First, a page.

Chapter 4 Full-Function Service Patrol Concept

4.1 Background, Objectives, and Scope of an FFSP

4.2 Operational Policies and Constraints

4.2.1 Funding

4.2.2 Public Private Partnership

4.2.3 Educating Decision-Makers and Stakeholders

4.2.4 Institutional Coordination

4.2.5 Operational Policies and Program Cost

4.2.6 Program Administration and Operational Roles

4.2.7 Towing Company Constraints

4.3 Description of Full-Function Service Patrols

4.3.1 Hours of Operation

4.3.2 Service Area

4.3.3 Frequency of Coverage

4.3.4 Guidelines for Developing Vehicle Requirements

4.3.5 Guidelines for Developing Equipment Requirements

4.3.6 FFSP Operator Visibility Requirements and Apparel

4.3.7 Procedural Development Guidelines

4.3.8 Initial Operator Qualifications

4.3.9 Operator Certifications and Training

4.3.10 Costs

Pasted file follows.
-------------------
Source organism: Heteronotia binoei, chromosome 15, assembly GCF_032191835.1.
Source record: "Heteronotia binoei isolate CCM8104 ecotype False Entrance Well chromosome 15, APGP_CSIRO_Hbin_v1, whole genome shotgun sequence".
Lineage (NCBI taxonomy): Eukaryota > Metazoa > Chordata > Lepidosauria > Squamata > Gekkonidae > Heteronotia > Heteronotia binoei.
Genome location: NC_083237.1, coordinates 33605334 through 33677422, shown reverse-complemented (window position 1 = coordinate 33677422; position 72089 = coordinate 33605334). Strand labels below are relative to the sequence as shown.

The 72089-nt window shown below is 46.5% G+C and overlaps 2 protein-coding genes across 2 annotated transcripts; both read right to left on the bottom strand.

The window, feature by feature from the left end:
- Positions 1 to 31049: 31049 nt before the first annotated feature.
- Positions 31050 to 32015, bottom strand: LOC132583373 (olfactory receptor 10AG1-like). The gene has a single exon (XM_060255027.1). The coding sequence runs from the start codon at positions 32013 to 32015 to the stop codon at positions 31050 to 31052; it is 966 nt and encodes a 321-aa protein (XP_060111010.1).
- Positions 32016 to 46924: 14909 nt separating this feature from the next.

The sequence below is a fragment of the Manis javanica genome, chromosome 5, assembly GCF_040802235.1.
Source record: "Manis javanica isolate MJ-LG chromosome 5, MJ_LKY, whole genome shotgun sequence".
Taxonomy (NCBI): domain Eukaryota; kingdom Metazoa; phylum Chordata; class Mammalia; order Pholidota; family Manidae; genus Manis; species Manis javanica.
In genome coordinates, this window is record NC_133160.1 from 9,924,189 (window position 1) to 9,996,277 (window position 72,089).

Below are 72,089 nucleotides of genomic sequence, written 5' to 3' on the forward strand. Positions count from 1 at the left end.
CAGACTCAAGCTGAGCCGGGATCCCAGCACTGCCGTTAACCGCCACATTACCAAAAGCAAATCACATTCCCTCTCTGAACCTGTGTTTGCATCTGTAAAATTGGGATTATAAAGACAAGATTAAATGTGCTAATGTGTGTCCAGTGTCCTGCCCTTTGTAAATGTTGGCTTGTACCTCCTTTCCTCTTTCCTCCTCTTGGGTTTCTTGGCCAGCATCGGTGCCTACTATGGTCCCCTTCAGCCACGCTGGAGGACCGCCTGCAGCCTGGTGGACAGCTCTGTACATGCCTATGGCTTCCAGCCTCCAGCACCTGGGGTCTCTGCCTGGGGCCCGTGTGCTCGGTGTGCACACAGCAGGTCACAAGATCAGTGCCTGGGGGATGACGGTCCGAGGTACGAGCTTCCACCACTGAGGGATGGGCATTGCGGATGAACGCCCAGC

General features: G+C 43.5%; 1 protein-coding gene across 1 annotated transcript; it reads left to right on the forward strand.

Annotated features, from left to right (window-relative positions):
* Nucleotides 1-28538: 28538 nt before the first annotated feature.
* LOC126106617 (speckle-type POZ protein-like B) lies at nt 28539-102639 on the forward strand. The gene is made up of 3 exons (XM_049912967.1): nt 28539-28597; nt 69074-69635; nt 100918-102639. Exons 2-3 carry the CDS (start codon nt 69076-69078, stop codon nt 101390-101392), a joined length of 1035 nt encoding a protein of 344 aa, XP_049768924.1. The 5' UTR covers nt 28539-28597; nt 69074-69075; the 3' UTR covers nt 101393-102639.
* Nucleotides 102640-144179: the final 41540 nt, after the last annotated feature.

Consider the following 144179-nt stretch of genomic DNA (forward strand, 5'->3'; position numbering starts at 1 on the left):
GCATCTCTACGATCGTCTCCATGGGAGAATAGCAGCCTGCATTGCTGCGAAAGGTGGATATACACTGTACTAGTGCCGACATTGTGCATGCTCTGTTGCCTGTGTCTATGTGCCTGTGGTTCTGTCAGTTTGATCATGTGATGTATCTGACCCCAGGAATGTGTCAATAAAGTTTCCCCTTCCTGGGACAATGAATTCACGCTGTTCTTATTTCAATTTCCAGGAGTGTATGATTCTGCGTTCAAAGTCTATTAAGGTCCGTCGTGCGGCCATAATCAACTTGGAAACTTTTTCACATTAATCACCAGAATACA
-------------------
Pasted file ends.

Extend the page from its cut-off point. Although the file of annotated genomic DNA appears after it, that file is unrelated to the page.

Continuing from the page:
4.3.11 Communications and Dispatching

4.3.12 Automatic Vehicle Location

4.3.13 Record Keeping

4.3.14 Emergency Temporary Traffic Control

4.3.15 Suggested Emergency Traffic Control Procedures

4.3.16 National Incident Management System / Incident Command System

4.3.17 Program Performance Monitoring

4.4 Modes of Operation

4.4.1 Disaster Preparedness

4.4.2 Planned Special Events

4.5 User Involvement, Interaction, Roles, and Responsibilities

4.6 Support Environment

4.7 Incremental Priorities

Chapter 5 Service Patrol Telephone Survey Results

5.1 Introduction

5.2 Program Initiation and Funding

5.3 Functions and Field Operating Characteristics

5.4 Benefits and Lessons Learned

Chapter 6 Glossary of Abbreviations and Terms

Chapter 7 Referenced Documentation

7.1 Interviews, Questionnaires, and Research

7.2 Service Patrol Ride-Along

7.3 Resources and Documentation

List of Figures

Figure 1. Congestion Trends in U.S. Cities

Figure 2. The Sources of Congestion – National Summary


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U.S. Department of Transportation
Federal Highway Administration
Office of Operations

1200 New Jersey Avenue, SE
Washington, DC 20590
www.ops.fhwa.dot.gov


July 9, 2008
Publication #FHWA-HOP-08-031